Mixtures of inexpensive, everyday products used to replace banned herbicides
Since 2019, many herbicides have been banned from sale to the general public because of their toxicity to health and the environment, and these products have therefore disappeared from shop shelves. Deprived of the products they were accustomed to using, certain individuals have been turning to alternatives suggested on the internet. Some of these recommend the use of bleach, vinegar or hydrochloric acid, which are all inexpensive, everyday products.
A hazardous practice that can lead to hospitalisation
Combining bleach and vinegar (or another acid) releases chlorine gas, which is toxic.
While only one poisoning case was recorded by French poison control centres from 2002 to 2013, this number has risen to 203 since the ban on the use of certain herbicides by the general public came into effect in 2019. These poisonings occur mainly in late spring and early summer, when most weeding takes place.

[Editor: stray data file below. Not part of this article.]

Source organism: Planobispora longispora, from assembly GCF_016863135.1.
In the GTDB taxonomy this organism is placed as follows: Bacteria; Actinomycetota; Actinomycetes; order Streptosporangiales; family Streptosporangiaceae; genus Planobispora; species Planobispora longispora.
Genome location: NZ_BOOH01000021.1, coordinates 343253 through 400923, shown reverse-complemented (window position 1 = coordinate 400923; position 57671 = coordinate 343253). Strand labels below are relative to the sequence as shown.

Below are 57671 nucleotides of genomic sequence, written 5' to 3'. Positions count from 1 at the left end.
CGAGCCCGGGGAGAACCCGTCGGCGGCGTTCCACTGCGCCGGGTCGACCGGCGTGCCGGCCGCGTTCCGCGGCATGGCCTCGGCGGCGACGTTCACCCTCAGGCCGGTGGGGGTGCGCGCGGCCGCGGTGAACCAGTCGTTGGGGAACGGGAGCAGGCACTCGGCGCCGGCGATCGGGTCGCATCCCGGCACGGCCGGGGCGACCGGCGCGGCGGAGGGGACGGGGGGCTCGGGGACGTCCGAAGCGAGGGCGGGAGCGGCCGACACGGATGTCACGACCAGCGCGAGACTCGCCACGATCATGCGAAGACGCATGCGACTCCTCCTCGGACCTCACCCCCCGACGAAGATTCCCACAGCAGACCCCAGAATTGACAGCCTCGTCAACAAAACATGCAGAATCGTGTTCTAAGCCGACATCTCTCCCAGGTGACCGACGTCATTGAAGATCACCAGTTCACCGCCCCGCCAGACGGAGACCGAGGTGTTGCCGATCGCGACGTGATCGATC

The most frequently observed symptom was coughing, most often combined with breathing difficulties or irritation of the ear, nose or throat. Almost half of the exposure victims required medical treatment, and of the five patients admitted to hospital, three were placed in intensive care.
Use only products authorised for use in gardens
To limit the risks of poisoning, ANSES and the poison control centres recommend using only products bearing the words "Authorised for use in gardens ". These include so-called biocontrol products, products described as low-risk such as iron phosphate for slug control, and products that can be used in organic farming.